- How does such communication differ from that of today?

5.  We need also to recognize that there are words of Jesus that are ‘hard sayings’, with which we have to struggle in various ways. First there are the sayings that uncompromisingly challenge the reader with the cost of discipleship, making it clear that to follow Christ will be a demanding vocation. Other hard sayings arise in the context of disputes with the scribes and Pharisees, who are frequently condemned and called ‘hypocrites’ (e.g. Mark 7.6–13). There are sayings of Jesus about judgment in which he speaks in a manner that the modern reader may find disturbing. Finally there is the long apocalyptic passage in Mark 12…and of an end-time of catastrophic woes and suffering to be followed by the deliverance of the elect.
- What makes such sayings “hard?”  Is it Jesus…or us?  Why?

6.  Perhaps the most certain fact about the deeds of Jesus is that he was an outstanding healer.  Jesus is also credited with other remarkable deeds.  John’s Gospel insists that miraculous acts are to be understood as ‘signs’, that is, they are windows through which one can look more deeply into the reality of what God was doing in Christ. They are not to be treated as if they were simply a series of stories of wonder-working. To be theologically credible, miracles must be revelatory events, not capricious conjuring tricks.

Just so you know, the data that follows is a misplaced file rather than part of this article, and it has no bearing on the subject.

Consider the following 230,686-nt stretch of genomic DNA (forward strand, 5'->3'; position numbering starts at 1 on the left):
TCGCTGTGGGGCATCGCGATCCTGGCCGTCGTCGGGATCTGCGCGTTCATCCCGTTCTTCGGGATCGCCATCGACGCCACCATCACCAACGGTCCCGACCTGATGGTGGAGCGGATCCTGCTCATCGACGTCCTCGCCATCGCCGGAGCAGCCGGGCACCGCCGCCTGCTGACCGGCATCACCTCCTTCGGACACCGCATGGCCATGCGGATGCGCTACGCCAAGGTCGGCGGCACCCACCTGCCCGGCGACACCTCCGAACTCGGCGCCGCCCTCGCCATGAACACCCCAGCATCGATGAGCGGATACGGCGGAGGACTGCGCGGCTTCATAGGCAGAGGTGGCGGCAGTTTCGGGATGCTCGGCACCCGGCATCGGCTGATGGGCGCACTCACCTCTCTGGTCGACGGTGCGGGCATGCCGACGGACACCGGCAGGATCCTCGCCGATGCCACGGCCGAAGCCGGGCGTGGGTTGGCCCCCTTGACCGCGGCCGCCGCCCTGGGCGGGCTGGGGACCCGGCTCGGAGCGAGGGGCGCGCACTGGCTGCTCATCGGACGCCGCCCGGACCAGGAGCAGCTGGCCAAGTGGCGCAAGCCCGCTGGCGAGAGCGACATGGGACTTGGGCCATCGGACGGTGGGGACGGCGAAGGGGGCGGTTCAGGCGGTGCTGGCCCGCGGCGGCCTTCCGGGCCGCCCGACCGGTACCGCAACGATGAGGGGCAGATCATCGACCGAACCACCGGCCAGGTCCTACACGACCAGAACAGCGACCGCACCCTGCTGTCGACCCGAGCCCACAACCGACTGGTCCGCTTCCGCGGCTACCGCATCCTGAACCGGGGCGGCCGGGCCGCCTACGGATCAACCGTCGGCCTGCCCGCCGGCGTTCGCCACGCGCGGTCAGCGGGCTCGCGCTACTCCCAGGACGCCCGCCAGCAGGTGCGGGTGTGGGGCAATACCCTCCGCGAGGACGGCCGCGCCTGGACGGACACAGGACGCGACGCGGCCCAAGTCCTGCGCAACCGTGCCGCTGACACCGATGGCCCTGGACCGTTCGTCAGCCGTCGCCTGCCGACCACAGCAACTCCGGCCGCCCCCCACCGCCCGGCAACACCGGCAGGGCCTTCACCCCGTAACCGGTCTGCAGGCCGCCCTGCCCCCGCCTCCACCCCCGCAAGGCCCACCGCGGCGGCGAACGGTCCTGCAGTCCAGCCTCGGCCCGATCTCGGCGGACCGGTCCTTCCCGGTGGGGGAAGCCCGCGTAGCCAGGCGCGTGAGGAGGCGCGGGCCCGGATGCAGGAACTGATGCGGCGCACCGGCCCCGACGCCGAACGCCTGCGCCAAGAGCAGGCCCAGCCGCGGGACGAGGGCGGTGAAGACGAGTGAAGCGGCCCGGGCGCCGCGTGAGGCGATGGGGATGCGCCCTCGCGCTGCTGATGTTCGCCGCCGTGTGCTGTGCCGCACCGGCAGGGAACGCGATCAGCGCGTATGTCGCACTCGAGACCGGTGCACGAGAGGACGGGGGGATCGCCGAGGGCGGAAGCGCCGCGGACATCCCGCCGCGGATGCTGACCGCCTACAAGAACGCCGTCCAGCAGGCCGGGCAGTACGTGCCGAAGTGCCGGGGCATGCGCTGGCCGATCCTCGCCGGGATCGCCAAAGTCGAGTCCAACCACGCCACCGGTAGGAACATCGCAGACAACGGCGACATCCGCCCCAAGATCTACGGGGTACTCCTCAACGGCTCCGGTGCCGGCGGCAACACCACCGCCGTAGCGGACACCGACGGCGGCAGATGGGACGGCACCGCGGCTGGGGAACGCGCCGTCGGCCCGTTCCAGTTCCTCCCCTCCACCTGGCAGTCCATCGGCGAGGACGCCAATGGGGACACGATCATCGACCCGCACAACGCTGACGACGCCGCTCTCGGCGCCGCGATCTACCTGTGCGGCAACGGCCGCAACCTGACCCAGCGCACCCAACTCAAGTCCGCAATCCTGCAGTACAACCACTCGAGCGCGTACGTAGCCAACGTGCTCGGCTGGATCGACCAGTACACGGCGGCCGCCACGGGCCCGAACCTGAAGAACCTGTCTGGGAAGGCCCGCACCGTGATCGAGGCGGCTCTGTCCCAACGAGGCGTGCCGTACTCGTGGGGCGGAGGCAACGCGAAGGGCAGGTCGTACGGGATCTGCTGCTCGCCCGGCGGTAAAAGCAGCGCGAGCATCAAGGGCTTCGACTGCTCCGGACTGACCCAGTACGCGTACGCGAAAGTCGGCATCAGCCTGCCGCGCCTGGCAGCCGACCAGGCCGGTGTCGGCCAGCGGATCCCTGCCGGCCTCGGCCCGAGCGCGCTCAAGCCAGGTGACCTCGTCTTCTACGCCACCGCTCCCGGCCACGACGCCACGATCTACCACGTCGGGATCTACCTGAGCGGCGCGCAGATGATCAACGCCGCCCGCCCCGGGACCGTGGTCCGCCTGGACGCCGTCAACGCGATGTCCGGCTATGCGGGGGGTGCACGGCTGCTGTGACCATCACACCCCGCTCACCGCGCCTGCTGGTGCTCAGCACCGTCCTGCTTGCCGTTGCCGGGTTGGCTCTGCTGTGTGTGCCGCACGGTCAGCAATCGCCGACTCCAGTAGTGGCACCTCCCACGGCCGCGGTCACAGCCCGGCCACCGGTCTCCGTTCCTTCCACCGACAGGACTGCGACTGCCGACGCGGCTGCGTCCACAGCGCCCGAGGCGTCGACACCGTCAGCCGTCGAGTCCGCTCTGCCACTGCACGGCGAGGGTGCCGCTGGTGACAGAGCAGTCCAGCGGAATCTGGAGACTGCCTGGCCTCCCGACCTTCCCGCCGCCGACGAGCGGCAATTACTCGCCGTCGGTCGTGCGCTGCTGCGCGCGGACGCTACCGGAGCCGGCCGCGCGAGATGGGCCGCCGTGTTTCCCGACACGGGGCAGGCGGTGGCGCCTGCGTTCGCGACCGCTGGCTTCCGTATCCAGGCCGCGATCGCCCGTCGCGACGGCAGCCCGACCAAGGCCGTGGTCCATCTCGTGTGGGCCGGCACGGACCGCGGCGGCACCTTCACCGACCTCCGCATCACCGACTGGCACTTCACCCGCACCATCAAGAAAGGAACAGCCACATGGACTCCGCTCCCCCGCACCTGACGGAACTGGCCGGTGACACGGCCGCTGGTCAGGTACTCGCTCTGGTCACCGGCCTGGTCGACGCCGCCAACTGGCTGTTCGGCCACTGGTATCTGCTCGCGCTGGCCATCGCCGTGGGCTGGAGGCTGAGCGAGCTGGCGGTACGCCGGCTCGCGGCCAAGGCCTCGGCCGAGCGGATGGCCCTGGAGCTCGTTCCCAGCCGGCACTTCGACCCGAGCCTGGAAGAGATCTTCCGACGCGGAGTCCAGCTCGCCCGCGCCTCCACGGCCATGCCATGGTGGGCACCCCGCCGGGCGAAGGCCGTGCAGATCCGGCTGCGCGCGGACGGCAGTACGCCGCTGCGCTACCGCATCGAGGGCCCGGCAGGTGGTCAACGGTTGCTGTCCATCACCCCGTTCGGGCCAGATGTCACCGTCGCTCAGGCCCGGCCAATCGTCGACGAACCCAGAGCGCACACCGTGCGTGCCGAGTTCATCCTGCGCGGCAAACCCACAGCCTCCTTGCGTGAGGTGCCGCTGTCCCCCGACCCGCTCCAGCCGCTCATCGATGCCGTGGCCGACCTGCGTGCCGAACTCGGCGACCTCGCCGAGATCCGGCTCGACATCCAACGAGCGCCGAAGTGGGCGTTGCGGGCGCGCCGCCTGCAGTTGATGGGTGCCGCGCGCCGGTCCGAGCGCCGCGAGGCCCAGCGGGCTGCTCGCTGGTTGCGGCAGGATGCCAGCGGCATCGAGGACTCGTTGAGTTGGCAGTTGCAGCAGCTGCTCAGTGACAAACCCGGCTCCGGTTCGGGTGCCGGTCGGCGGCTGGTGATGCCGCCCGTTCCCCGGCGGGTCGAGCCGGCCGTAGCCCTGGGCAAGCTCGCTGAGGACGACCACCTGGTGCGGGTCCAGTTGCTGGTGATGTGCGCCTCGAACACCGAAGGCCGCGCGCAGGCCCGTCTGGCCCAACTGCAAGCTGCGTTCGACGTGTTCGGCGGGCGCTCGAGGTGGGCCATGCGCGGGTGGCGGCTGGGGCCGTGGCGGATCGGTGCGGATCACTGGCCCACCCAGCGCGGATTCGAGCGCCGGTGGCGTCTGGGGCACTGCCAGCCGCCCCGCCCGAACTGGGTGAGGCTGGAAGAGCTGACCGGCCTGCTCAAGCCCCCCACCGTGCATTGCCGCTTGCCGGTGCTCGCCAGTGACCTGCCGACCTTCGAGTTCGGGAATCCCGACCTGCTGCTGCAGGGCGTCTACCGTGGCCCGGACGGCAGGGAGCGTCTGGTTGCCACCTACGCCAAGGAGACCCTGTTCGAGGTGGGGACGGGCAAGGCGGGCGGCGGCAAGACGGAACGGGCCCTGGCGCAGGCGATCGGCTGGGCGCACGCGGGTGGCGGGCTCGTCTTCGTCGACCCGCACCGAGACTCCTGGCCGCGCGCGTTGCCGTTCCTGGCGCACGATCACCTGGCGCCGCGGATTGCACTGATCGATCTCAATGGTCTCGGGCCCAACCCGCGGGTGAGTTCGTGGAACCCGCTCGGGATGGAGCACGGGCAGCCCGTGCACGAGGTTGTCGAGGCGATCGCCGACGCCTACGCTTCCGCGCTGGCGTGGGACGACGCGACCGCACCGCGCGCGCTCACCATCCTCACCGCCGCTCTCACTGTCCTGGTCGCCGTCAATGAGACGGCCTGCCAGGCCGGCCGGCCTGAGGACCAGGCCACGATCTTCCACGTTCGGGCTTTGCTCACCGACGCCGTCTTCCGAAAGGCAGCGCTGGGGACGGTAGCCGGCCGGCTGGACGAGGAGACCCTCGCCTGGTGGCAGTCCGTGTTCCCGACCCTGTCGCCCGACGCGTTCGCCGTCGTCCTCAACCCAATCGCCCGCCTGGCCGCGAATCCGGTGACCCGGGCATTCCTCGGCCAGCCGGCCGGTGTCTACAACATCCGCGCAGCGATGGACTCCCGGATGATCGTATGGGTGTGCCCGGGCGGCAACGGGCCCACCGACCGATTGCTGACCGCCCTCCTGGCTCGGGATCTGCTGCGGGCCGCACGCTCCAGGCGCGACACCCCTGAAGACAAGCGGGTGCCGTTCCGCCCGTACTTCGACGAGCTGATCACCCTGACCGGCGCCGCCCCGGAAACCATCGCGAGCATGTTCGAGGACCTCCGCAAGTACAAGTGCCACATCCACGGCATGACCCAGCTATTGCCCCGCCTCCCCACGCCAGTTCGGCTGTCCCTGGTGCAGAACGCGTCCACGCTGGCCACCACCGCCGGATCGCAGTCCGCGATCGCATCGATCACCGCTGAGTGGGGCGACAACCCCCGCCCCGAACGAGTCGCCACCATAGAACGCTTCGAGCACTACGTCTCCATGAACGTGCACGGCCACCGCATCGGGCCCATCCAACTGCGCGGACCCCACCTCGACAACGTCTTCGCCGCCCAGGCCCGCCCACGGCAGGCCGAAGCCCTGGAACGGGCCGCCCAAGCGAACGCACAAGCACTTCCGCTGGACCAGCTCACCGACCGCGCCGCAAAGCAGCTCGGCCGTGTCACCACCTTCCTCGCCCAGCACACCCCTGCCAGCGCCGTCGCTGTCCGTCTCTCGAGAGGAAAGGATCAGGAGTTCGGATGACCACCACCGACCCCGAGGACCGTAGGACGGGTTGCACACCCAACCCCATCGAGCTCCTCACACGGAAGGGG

- How does Jesus serve as that revelatory window through which you, too, witness the deep reality of what God is doing today?

Wednesday, February 17, 2016

Testing Scripture, by John Polkinghorne

Chapter Five

1.  The identification and evaluation of the historical content of the Hebrew scriptures is a complex matter involving much learned scholarly debate. Moreover, the world of scholarship is not immune from its own version of the tides of fashion. Currently there is a tendency to place great emphasis on the role of the editorial formation of the Hebrew canon in the post-exilic period of Persian influence, when the Jews had returned from Babylon. We believe this to be the time when the Hebrew Bible was compiled in its present final form.